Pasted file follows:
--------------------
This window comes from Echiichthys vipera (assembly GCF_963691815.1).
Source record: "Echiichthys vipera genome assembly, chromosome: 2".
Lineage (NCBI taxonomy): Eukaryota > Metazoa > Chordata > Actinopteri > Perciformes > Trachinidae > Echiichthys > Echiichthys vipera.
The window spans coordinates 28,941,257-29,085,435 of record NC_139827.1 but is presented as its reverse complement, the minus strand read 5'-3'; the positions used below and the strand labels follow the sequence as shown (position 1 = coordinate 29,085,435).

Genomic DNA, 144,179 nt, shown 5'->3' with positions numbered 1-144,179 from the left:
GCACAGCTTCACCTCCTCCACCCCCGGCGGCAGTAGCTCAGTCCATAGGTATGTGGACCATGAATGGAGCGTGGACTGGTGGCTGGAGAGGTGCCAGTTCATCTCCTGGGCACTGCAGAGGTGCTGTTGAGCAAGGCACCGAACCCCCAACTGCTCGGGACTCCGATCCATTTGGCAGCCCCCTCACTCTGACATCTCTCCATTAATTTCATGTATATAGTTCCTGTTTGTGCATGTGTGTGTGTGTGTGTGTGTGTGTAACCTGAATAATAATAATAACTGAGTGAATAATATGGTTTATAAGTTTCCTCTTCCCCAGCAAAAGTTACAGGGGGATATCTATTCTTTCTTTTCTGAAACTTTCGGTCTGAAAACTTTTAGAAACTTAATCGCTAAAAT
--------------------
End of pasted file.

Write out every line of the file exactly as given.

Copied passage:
This window comes from Echiichthys vipera (assembly GCF_963691815.1).
Source record: "Echiichthys vipera genome assembly, chromosome: 2".
Lineage (NCBI taxonomy): Eukaryota > Metazoa > Chordata > Actinopteri > Perciformes > Trachinidae > Echiichthys > Echiichthys vipera.
The window spans coordinates 28,941,257-29,085,435 of record NC_139827.1 but is presented as its reverse complement, the minus strand read 5'-3'; the positions used below and the strand labels follow the sequence as shown (position 1 = coordinate 29,085,435).

Genomic DNA, 144,179 nt, shown 5'->3' with positions numbered 1-144,179 from the left:
GCACAGCTTCACCTCCTCCACCCCCGGCGGCAGTAGCTCAGTCCATAGGTATGTGGACCATGAATGGAGCGTGGACTGGTGGCTGGAGAGGTGCCAGTTCATCTCCTGGGCACTGCAGAGGTGCTGTTGAGCAAGGCACCGAACCCCCAACTGCTCGGGACTCCGATCCATTTGGCAGCCCCCTCACTCTGACATCTCTCCATTAATTTCATGTATATAGTTCCTGTTTGTGCATGTGTGTGTGTGTGTGTGTGTGTGTAACCTGAATAATAATAATAACTGAGTGAATAATATGGTTTATAAGTTTCCTCTTCCCCAGCAAAAGTTACAGGGGGATATCTATTCTTTCTTTTCTGAAACTTTCGGTCTGAAAACTTTTAGAAACTTAATCGCTAAAAT